Published by Knopf Books for Young Readers on May 10th 2011
Genres: Contemporary, Ghosties, Mystery
When 17-year-old Jamie arrives on the idyllic New England island of Little Bly to work as a summer au pair, she is stunned to learn of the horror that precedes her. Seeking the truth surrounding a young couple's tragic deaths, Jamie discovers that she herself looks shockingly like the dead girl—and that she has a disturbing ability to sense the two ghosts. Why is Jamie's connection to the couple so intense? What really happened last summer at Little Bly? As the secrets of the house wrap tighter and tighter around her, Jamie must navigate the increasingly blurred divide between the worlds of the living and the dead.
Brilliantly plotted, with startling twists, here is a thrilling page-turner from the award-winning Adele Griffin.
I love a good ghost story. One of my favorites of all time is Heart-Shaped Box. Now that is one freaky book. I was a little skeptical about going into this with high expectations since it is YA and all; it turned out to be one of the darker types of YA books.
Jamie is a very disturbed 17 year-old with an awful pill addiction. After suffering a back injury she hasn’t been able to quite kick the habit. Her mother, concerned with her recent behavior and thinking she may be suffering from depression, helps set her up with a job as an au pair for an old friend on the island of Little Bly in New England. Jamie is skeptical about taking this job but thinks it may in fact be a good idea; that maybe by the time she got back, they’d be gone. They being the two ghosts that haunt her, her Uncle Jim and second cousin Hank… both individuals committed suicide. Jamie has seen them both ever since the night she personally contemplated suicide.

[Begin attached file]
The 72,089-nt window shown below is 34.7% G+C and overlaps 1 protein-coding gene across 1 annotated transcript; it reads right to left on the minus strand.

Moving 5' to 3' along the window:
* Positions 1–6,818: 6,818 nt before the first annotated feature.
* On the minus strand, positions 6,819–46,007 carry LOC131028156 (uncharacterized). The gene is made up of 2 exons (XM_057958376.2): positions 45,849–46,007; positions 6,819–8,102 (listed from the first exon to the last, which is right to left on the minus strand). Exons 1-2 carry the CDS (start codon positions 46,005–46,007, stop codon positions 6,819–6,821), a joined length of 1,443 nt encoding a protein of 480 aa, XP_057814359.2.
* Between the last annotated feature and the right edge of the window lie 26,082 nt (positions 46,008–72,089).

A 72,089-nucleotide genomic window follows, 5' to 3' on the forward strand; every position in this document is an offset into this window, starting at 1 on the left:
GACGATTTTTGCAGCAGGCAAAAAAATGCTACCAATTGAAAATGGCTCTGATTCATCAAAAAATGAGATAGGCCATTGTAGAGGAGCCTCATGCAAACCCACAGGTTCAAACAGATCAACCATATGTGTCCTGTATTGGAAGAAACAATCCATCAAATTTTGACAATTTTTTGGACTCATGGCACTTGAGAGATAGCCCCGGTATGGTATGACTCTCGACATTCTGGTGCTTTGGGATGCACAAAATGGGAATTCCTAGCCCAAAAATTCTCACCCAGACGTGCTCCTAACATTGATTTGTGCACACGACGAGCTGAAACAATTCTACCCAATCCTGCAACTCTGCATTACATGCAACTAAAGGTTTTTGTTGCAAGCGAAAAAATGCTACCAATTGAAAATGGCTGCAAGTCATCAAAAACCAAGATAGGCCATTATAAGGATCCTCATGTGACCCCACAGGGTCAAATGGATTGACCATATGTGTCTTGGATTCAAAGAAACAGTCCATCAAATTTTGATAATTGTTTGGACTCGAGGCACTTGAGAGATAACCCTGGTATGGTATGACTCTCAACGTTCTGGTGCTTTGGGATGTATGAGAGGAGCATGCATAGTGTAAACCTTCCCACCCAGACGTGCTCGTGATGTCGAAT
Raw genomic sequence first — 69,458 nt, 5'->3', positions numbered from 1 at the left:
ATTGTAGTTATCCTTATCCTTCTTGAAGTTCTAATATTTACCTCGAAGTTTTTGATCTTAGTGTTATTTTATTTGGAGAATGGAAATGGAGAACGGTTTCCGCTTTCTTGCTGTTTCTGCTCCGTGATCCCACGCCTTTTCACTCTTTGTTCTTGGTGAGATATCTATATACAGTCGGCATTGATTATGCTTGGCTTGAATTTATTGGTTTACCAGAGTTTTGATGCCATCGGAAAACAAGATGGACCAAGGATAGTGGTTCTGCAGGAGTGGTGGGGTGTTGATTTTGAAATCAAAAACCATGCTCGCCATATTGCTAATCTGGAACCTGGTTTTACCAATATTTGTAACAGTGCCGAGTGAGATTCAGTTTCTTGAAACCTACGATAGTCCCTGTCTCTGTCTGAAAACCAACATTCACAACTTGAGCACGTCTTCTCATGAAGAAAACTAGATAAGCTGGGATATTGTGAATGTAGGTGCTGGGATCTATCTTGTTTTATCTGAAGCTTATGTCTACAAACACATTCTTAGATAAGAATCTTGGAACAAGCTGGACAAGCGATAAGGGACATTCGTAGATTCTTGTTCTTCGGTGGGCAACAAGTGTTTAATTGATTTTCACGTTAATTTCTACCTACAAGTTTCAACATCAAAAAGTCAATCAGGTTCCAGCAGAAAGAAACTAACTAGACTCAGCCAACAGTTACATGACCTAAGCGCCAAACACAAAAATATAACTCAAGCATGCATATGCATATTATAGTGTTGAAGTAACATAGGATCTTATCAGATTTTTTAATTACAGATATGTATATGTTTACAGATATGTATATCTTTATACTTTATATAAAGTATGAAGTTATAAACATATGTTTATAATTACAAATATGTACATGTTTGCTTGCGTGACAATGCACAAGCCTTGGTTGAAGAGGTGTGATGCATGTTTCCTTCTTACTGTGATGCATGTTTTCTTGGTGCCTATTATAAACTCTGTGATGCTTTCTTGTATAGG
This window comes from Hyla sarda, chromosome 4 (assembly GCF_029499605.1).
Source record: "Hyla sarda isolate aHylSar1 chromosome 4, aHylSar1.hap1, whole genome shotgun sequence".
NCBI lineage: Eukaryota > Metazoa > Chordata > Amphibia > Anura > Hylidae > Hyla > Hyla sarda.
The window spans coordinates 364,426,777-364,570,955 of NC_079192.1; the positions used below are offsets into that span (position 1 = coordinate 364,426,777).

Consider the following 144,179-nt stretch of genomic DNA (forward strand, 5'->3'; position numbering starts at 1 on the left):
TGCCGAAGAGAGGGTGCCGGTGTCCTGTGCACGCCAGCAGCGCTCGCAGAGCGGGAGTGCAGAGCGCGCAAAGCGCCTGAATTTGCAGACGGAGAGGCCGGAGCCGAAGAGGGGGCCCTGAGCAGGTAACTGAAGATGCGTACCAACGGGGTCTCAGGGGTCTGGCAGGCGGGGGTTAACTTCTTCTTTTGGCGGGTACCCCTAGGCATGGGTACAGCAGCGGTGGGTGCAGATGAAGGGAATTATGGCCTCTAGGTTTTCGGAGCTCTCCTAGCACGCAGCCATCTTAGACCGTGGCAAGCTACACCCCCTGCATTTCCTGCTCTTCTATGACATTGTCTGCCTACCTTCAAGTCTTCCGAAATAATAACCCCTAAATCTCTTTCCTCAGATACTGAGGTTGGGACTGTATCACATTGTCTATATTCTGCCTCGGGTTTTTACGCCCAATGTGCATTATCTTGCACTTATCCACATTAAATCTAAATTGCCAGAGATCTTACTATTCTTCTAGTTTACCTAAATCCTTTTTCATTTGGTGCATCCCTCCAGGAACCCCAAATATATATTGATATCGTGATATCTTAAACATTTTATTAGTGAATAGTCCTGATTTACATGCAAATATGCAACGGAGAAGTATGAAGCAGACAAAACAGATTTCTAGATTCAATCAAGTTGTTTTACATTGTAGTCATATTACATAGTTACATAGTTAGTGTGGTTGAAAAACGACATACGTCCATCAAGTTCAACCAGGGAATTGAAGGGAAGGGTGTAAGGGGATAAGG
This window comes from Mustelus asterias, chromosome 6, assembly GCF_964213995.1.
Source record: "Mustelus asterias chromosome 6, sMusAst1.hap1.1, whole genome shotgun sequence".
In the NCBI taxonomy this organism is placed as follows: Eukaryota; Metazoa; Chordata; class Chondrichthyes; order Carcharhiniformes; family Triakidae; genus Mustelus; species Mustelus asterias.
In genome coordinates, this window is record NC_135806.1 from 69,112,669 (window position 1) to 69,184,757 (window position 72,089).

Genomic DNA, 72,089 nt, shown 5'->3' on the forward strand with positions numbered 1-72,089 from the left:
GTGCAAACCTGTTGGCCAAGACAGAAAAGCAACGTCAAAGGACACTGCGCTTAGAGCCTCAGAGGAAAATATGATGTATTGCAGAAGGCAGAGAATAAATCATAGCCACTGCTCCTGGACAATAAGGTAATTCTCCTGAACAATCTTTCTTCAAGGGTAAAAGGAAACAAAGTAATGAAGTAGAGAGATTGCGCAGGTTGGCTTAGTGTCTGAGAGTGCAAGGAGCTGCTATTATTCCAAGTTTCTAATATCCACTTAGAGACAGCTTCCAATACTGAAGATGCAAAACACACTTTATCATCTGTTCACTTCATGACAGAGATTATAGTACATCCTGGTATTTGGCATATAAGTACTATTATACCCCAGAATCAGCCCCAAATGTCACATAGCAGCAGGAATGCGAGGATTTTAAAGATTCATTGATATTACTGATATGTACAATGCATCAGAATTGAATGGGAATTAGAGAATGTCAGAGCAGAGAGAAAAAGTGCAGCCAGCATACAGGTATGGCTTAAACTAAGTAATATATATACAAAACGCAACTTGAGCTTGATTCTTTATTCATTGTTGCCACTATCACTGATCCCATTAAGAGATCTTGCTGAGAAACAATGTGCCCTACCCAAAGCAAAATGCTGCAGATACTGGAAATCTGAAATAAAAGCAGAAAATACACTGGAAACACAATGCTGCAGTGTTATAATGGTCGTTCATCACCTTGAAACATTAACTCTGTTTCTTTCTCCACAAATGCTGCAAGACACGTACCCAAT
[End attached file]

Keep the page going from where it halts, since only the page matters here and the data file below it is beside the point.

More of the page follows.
Upon arriving at Little Bly Jamie finds out that the child, Isa, her last au pair Jessie was killed in a plane crash when her boyfriend Peter was flying. Jamie’s unsettled to see how the town residents stare at her… because Jamie is the spitting image of Jessie. It doesn’t help matters when Jamie starts to see Peter and Jessie, ghosts, just like her Uncle Jim and Hank.
The book was certainly a tad unnerving, as can be expected with ghost stories. But the author… her writing style was crazy. Jamie would be in the middle of thinking something and right in the middle she would say something else and have seemingly zero awareness of what she just said For example:
“I knew I needed more socializing than just interacting with Connie and Isa and Milo; even a daily phone call with Mags would have helped, but the longer I stuck with just myself, the more messed up I might become rapping at the windows crying at the locks and it was beginning to bother me how much.”
Crying at the locks? What the hell are you talking about?! What’s going on?? But the writing was great; I loved how it always kept me guessing. And guessing you do… right up until the very end; I gasped. It’s one of those books where when you finally realize what’s going on it makes you have to stop, think, and look back at all that’s happened… makes you rethink everything.